Bergson's method of problematisation and the pursuit of metaphysical precision

Lundy, C. ORCID: 0000-0002-6087-1161, 2018. Bergson's method of problematisation and the pursuit of metaphysical precision. Angelaki, 23 (2), pp. 31-44. ISSN 0969-725X

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The aim of this paper is to excavate and analyse Henri Bergson's "problematic" thinking. This task will be prosecuted through a close reading of his two-part introduction to The Creative Mind – the text in which Bergson most concisely and conclusively articulates the "problematic" character of his work. As I will attempt to show in this paper, Bergson's work is "problematic" in two respects, one to do with methodology and the other metaphysics. These two, furthermore, are intimately entwined: on the one hand, Bergson's method of problematisation emerges from the findings of his metaphysical inquiries, while on the other, it is through the application of his problematising method that the findings of his metaphysical inquiries can be deemed as reliably accurate. In exploring this "problematic" intersection of Bergson's methodology and metaphysics, I will first discuss what Bergson takes to be one of the biggest problems for philosophy: the lack of adequate "precision." As we will see, many of the major themes and concepts of Bergson's work, such as duration and intuition, both spring from and converge on his efforts to address this problem. The pursuit of precision also calls for a "problematic approach" that is appropriate for the metaphysical reality it seeks to handle – an approach I will outline in the second part of this paper. This will be followed by a discussion of how Bergson's problematic method/metaphysics involves a critique of what he refers to as "fictitious," "phantom" or "pseudo-problems." This "negative" aspect of Bergsonian problematisation will then be reconsidered in the final part of the paper alongside its "positive" dimension – posing problems in terms of time.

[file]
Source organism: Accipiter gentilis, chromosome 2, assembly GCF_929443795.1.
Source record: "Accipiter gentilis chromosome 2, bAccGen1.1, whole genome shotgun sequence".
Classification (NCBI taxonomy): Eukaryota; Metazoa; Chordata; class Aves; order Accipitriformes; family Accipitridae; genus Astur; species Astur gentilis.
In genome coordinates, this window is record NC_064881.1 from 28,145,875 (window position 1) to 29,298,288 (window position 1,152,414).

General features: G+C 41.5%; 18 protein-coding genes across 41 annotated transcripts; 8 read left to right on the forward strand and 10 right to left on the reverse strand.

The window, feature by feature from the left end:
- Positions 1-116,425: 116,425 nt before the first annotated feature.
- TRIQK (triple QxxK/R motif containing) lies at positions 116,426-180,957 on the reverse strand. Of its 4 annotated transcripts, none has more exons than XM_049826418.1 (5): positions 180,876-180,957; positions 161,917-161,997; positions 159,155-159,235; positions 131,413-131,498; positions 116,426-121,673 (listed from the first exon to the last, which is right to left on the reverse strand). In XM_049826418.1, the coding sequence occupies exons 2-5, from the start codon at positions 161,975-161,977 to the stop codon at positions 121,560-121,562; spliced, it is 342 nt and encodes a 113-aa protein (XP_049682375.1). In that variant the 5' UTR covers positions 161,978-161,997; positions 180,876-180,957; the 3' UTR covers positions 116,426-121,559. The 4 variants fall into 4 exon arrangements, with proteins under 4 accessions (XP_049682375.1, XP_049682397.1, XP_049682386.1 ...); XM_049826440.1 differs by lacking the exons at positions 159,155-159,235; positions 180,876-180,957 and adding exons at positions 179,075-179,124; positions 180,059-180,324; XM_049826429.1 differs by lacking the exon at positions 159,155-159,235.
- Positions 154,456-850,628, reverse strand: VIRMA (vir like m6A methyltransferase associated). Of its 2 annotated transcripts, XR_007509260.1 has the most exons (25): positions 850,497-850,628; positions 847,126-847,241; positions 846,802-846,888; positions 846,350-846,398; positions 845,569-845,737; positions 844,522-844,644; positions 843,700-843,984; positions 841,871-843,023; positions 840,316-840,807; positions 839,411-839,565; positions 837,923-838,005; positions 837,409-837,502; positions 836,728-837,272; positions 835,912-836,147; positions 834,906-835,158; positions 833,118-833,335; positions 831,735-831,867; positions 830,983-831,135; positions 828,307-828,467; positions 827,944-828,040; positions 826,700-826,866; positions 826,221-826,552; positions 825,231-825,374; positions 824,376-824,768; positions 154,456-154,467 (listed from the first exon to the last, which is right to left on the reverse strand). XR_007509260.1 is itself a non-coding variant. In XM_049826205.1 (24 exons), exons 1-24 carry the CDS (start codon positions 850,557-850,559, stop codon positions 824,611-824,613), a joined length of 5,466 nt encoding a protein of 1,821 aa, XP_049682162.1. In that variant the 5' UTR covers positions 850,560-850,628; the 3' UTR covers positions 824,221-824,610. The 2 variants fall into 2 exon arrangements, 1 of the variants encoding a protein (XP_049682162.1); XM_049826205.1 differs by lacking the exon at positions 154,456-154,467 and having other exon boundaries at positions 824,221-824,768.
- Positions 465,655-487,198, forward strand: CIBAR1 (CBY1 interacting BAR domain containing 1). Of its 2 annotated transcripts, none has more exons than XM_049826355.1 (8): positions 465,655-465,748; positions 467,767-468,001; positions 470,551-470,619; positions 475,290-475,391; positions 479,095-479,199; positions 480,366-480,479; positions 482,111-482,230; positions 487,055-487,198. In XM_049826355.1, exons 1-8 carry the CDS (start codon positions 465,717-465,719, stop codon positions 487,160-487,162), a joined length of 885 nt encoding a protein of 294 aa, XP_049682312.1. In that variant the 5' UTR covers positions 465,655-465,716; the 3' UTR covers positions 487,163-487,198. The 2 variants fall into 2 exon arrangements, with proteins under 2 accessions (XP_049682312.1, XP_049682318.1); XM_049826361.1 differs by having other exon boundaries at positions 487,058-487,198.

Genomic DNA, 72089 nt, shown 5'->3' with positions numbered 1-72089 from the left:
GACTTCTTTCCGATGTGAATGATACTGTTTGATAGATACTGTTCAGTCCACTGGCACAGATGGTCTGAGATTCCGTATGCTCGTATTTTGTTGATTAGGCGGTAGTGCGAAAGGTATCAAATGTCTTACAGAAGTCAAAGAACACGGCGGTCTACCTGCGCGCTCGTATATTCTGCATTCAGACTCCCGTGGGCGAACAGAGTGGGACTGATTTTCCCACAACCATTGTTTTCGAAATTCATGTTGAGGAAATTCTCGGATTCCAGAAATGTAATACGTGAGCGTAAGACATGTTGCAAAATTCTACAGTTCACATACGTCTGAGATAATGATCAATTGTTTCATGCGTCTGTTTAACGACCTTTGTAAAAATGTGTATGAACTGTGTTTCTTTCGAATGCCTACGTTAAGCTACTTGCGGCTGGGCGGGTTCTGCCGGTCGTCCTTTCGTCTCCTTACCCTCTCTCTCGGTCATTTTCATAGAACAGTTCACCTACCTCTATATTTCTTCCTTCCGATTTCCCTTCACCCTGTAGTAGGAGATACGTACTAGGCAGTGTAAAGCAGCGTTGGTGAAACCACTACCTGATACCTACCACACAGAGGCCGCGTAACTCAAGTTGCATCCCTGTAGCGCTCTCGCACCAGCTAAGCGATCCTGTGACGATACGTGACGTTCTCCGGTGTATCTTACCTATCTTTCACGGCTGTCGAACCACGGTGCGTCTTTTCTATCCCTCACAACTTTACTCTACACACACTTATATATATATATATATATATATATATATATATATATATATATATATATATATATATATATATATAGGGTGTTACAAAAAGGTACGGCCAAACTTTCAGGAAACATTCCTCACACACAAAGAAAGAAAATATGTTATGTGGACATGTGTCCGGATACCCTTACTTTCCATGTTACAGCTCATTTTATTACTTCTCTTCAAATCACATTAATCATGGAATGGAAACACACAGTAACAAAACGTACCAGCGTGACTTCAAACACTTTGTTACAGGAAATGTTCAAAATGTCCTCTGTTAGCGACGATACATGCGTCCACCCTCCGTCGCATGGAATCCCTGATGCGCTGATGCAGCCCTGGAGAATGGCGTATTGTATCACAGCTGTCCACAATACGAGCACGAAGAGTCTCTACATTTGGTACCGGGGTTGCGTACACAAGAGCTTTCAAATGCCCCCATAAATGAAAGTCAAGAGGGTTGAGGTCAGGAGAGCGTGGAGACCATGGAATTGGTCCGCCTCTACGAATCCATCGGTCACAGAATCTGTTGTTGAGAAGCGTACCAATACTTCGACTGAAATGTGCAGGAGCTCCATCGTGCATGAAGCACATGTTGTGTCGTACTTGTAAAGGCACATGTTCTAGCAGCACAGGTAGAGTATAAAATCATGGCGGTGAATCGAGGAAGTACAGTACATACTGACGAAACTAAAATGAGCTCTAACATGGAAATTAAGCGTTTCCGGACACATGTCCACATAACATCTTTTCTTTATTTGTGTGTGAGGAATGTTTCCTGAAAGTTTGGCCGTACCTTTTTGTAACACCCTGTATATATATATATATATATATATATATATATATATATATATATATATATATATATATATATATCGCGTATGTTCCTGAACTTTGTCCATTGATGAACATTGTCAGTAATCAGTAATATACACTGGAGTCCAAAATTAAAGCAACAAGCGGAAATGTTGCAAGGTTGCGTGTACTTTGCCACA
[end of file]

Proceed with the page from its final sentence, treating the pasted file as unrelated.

Item Type: Journal article
Publication Title: Angelaki
Creators: Lundy, C.
Publisher: Taylor & Francis
Date: 2018
Volume: 23
Number: 2
ISSN: 0969-725X
Divisions: Schools > School of Social Sciences
Record created by: Linda Sullivan
Date Added: 16 Apr 2018 13:59
Last Modified: 10 Oct 2019 03:00

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